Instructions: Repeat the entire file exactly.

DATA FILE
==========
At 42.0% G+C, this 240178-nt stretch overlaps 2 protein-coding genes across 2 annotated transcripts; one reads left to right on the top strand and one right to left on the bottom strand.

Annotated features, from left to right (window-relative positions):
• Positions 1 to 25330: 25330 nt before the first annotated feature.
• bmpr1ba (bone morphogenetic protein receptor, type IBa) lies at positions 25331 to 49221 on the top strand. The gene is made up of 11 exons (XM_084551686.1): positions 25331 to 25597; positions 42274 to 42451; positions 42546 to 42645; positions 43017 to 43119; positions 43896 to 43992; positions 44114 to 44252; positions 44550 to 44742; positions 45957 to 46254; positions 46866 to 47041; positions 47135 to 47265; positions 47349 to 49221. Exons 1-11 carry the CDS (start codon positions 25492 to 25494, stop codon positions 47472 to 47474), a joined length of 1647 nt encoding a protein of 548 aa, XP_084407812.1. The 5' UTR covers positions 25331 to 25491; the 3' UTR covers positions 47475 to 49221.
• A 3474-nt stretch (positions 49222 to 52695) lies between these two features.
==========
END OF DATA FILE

At 42.0% G+C, this 240178-nt stretch overlaps 2 protein-coding genes across 2 annotated transcripts; one reads left to right on the top strand and one right to left on the bottom strand.

Annotated features, from left to right (window-relative positions):
• Positions 1 to 25330: 25330 nt before the first annotated feature.
• bmpr1ba (bone morphogenetic protein receptor, type IBa) lies at positions 25331 to 49221 on the top strand. The gene is made up of 11 exons (XM_084551686.1): positions 25331 to 25597; positions 42274 to 42451; positions 42546 to 42645; positions 43017 to 43119; positions 43896 to 43992; positions 44114 to 44252; positions 44550 to 44742; positions 45957 to 46254; positions 46866 to 47041; positions 47135 to 47265; positions 47349 to 49221. Exons 1-11 carry the CDS (start codon positions 25492 to 25494, stop codon positions 47472 to 47474), a joined length of 1647 nt encoding a protein of 548 aa, XP_084407812.1. The 5' UTR covers positions 25331 to 25491; the 3' UTR covers positions 47475 to 49221.
• A 3474-nt stretch (positions 49222 to 52695) lies between these two features.